I think blogging platforms and full CMS (content management systems) can be interchangeable at this point. Especially in the case of WordPress, WordPress theme users are moving away from the traditional blog look, which ends up looking like… I guess you can say the CMS look. Although, I don’t know what that looks like.
The â€œCMS lookâ€ is just the easiest way for me to phrase it.
Personally, it doesn’t feel like CMS(s) and blogging platforms have played a big roll in the growth of blogging at all. Blogging has always been pretty easy to start and there have been many different tools available for everyone to start blogging.
Have you tried any other blogging platforms? Why wordpress?
Yes, I’ve tried other management systems before. I’ve tried b2, which was like the root of WordPress? I think, I’m not sure.I’ve tried Drupal, Mambo, PHPNews, PHPNuke, and etcetera. Basically almost everything in the HotScripts.com directory, I’ve tried it.
Whether it’s a full-blown CMS or simply a blogging platform. I was looking for a publising platform with an easy template system and that’s what WordPress did for me and continues to do for millions of bloggers.
Do you believe that a blog can suffice the web needs of most if not all companies and organisations?
For companies and organizations, I think blogging is a way to establish a closer relationship with clients and everyone involved in the company. Beyond that relationship, I don’t think a blog can satisfy most companies development needs.
What if any is the most important point bloggers should focus on to improve their blogs effectiveness?
I have no idea.
Do you think its possible to successfully run a portal type website off blogging software?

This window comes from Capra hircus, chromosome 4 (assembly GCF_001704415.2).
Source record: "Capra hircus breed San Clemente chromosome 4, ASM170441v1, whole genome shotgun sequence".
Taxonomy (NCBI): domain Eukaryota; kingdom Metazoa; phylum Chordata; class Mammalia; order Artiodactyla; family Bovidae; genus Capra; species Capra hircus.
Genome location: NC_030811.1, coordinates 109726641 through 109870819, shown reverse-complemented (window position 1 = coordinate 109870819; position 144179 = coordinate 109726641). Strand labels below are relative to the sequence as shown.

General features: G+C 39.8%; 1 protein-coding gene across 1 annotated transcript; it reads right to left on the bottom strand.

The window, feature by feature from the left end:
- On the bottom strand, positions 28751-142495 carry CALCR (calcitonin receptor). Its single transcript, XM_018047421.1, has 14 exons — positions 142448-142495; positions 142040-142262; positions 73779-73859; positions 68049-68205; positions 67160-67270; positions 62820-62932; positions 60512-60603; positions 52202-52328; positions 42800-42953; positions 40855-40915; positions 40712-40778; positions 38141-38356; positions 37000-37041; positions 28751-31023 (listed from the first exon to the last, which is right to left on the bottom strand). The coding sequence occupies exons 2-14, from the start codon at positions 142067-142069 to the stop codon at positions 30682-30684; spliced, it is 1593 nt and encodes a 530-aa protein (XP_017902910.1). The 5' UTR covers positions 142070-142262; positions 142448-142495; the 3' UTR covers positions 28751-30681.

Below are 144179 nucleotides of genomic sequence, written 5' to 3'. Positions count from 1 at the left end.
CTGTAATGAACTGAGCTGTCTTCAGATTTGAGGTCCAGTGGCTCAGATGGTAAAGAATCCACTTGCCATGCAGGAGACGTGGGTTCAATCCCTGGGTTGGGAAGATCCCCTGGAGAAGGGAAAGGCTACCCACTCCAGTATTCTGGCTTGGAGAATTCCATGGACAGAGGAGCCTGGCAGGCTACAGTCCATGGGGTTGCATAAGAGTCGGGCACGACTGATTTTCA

Yes it is possible. I have to bring up WordPress again because of its wide selection of available open source plugins that anyone can modify to run their desired type of portal website.
What do you see could be the next big development in the blogosphere?
This goes back to my guess about more multi-author blogs. I’m assuming that distinguished bloggers like Michael Arrington and Perez Hilton will spread their wings to build network after network of multi-author blogs. You also have to consider companies that you haven’t heard about, trying to do the same thing without an established blog before-hand.
Take 459 Press for example. Within a short amount of time, I think they hired hundreds of bloggers and started hundreds of blogs. Time will tell if that approach will pay off. But for sure, others will imitate it.
If any, where do you see people falling short in fully understanding the power of blogging? I mean this for those who are already sold on the concept of blogging.
I don’t know. I think people that are already sold on the concept of blogging knows what’s possible. The downfall might be the fact that many new bloggers underestimate the amount of work, patience, and effort it takes to run a blog.
JohnChow.com is a perfect example. People get hyped up by reading about his success in blogging and runs out to start a blog because they believe they can duplicate that success.
It’s not that easy and JohnChow.com is an exception.
Do you think a blog has the power to change society, the world?
No. I think influential tools and people can try to change the world, but what matters most is good ideas. If you have a great idea, it doesn’t matter if you’re blogging it out to the world. It’s going to spread.
Do you have any big plans for your own blogs development?
Yup. But, it’s not complicated. My goal is to increase traffic and get into Alexa’s top 500 for bragging rights hahaha. After that, we’ll see.
Without giving away too much about your own strategy for success, could you give us a few strategic tips on how we can develop our own sites further.
Development-wise, there are many concerns, but I can’t think of any specific tip that are more important than others.But as for keeping you interested in blogging and driving more traffic to your start-up blog, I can offer one tip. Create a tool related to your blog’s topic that people can download, use, and share, similar to my WordPress themes.
It doesn’t have to be complicated and the word â€œtoolâ€ doesn’t necessarily require coding.
I’m honoured to have had this opportunity to spend a few moments with you and get an insight into your thoughts and ideas on wordpress & blogging. Thanks a stack for visiting me at nomad-one and I look forward to hearing alot more from you in future, maybe once you’ve reached that Alexa ranking you’re going for.